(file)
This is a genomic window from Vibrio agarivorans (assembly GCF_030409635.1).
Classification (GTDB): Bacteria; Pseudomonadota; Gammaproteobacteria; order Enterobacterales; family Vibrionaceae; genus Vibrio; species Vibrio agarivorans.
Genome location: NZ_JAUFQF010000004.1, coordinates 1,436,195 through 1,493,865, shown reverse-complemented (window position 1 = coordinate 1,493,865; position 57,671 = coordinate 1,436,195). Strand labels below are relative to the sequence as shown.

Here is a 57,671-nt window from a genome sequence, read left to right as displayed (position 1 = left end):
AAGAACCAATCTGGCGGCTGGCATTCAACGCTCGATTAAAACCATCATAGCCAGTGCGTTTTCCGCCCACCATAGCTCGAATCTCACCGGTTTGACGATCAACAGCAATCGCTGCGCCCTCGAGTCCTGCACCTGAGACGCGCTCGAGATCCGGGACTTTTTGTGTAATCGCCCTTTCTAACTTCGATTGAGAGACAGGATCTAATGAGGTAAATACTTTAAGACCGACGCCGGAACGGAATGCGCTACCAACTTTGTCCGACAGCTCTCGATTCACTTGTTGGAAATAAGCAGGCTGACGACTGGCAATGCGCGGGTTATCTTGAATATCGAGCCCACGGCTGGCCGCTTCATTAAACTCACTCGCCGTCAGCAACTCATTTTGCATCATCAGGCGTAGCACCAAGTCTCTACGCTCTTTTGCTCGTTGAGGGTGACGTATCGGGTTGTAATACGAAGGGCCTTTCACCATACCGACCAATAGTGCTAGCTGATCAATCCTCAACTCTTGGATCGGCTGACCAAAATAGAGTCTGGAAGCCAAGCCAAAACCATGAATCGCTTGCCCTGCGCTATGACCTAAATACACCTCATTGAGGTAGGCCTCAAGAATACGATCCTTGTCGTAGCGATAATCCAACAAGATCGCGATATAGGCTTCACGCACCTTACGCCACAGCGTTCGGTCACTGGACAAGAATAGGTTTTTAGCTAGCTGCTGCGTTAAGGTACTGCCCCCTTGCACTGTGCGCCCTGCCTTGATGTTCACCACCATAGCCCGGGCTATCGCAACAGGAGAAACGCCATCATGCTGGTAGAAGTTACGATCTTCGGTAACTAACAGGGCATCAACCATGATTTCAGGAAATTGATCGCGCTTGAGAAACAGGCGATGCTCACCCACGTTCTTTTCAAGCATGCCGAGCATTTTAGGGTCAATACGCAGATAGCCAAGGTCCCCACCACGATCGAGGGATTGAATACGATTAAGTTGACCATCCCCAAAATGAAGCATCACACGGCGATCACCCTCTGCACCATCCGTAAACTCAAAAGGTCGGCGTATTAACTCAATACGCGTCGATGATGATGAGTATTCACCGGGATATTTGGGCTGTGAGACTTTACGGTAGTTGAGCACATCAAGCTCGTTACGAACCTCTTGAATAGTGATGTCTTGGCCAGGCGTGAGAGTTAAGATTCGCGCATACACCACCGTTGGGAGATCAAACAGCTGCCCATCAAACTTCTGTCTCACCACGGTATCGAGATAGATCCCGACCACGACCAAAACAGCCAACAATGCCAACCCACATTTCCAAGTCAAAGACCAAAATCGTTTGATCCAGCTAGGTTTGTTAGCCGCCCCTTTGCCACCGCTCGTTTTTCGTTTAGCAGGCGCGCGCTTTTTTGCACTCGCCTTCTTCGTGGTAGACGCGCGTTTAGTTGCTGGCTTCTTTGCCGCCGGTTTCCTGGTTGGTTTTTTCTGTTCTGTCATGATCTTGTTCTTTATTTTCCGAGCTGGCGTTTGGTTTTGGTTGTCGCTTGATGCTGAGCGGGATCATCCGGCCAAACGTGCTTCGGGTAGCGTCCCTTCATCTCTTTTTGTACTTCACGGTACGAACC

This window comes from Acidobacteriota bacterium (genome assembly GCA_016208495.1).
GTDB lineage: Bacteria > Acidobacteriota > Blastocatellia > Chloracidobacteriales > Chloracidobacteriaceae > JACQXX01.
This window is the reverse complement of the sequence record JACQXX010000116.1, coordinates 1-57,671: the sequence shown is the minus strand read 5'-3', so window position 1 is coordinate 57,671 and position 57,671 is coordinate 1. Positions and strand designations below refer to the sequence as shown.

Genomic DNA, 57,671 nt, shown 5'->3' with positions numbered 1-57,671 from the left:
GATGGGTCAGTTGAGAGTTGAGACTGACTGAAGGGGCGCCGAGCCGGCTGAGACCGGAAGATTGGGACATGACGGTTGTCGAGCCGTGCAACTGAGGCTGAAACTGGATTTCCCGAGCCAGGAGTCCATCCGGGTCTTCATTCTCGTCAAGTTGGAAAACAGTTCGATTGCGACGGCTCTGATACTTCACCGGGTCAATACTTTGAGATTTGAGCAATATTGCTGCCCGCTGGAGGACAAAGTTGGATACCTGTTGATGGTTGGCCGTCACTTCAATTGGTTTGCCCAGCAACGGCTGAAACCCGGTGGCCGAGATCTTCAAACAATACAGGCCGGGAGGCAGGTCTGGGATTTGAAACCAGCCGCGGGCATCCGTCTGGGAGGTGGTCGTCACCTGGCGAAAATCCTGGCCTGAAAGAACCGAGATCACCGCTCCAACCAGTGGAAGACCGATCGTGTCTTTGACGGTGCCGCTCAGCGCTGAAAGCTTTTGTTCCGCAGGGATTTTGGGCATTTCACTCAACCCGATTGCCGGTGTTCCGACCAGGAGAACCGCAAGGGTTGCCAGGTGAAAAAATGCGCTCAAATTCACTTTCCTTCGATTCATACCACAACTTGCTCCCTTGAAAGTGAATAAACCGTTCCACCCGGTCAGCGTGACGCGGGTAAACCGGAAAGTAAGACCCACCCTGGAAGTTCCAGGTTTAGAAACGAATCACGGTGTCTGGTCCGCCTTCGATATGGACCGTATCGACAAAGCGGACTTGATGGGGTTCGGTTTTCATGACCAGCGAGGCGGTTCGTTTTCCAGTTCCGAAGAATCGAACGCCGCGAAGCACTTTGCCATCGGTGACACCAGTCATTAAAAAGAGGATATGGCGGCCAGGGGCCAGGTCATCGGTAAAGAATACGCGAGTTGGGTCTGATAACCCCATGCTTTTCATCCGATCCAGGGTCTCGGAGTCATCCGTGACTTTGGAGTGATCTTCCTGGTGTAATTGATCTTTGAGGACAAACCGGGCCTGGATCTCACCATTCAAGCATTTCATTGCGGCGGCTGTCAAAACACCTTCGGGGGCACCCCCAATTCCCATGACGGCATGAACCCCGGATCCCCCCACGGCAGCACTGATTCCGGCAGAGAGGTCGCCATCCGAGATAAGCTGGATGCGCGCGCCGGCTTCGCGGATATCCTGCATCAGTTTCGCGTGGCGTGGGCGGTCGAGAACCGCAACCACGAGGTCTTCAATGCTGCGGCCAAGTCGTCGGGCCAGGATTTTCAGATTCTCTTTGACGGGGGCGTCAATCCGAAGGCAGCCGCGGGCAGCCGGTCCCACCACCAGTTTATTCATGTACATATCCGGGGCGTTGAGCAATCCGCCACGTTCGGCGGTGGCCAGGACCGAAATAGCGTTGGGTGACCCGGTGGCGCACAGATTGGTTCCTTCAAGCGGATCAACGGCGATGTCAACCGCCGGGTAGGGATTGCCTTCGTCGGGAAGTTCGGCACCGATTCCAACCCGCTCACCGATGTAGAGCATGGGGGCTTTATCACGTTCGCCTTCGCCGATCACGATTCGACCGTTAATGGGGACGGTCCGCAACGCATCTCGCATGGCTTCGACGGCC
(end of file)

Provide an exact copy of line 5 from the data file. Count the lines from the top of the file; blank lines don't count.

AAGAACCAATCTGGCGGCTGGCATTCAACGCTCGATTAAAACCATCATAGCCAGTGCGTTTTCCGCCCACCATAGCTCGAATCTCACCGGTTTGACGATCAACAGCAATCGCTGCGCCCTCGAGTCCTGCACCTGAGACGCGCTCGAGATCCGGGACTTTTTGTGTAATCGCCCTTTCTAACTTCGATTGAGAGACAGGATCTAATGAGGTAAATACTTTAAGACCGACGCCGGAACGGAATGCGCTACCAACTTTGTCCGACAGCTCTCGATTCACTTGTTGGAAATAAGCAGGCTGACGACTGGCAATGCGCGGGTTATCTTGAATATCGAGCCCACGGCTGGCCGCTTCATTAAACTCACTCGCCGTCAGCAACTCATTTTGCATCATCAGGCGTAGCACCAAGTCTCTACGCTCTTTTGCTCGTTGAGGGTGACGTATCGGGTTGTAATACGAAGGGCCTTTCACCATACCGACCAATAGTGCTAGCTGATCAATCCTCAACTCTTGGATCGGCTGACCAAAATAGAGTCTGGAAGCCAAGCCAAAACCATGAATCGCTTGCCCTGCGCTATGACCTAAATACACCTCATTGAGGTAGGCCTCAAGAATACGATCCTTGTCGTAGCGATAATCCAACAAGATCGCGATATAGGCTTCACGCACCTTACGCCACAGCGTTCGGTCACTGGACAAGAATAGGTTTTTAGCTAGCTGCTGCGTTAAGGTACTGCCCCCTTGCACTGTGCGCCCTGCCTTGATGTTCACCACCATAGCCCGGGCTATCGCAACAGGAGAAACGCCATCATGCTGGTAGAAGTTACGATCTTCGGTAACTAACAGGGCATCAACCATGATTTCAGGAAATTGATCGCGCTTGAGAAACAGGCGATGCTCACCCACGTTCTTTTCAAGCATGCCGAGCATTTTAGGGTCAATACGCAGATAGCCAAGGTCCCCACCACGATCGAGGGATTGAATACGATTAAGTTGACCATCCCCAAAATGAAGCATCACACGGCGATCACCCTCTGCACCATCCGTAAACTCAAAAGGTCGGCGTATTAACTCAATACGCGTCGATGATGATGAGTATTCACCGGGATATTTGGGCTGTGAGACTTTACGGTAGTTGAGCACATCAAGCTCGTTACGAACCTCTTGAATAGTGATGTCTTGGCCAGGCGTGAGAGTTAAGATTCGCGCATACACCACCGTTGGGAGATCAAACAGCTGCCCATCAAACTTCTGTCTCACCACGGTATCGAGATAGATCCCGACCACGACCAAAACAGCCAACAATGCCAACCCACATTTCCAAGTCAAAGACCAAAATCGTTTGATCCAGCTAGGTTTGTTAGCCGCCCCTTTGCCACCGCTCGTTTTTCGTTTAGCAGGCGCGCGCTTTTTTGCACTCGCCTTCTTCGTGGTAGACGCGCGTTTAGTTGCTGGCTTCTTTGCCGCCGGTTTCCTGGTTGGTTTTTTCTGTTCTGTCATGATCTTGTTCTTTATTTTCCGAGCTGGCGTTTGGTTTTGGTTGTCGCTTGATGCTGAGCGGGATCATCCGGCCAAACGTGCTTCGGGTAGCGTCCCTTCATCTCTTTTTGTACTTCACGGTACGAACC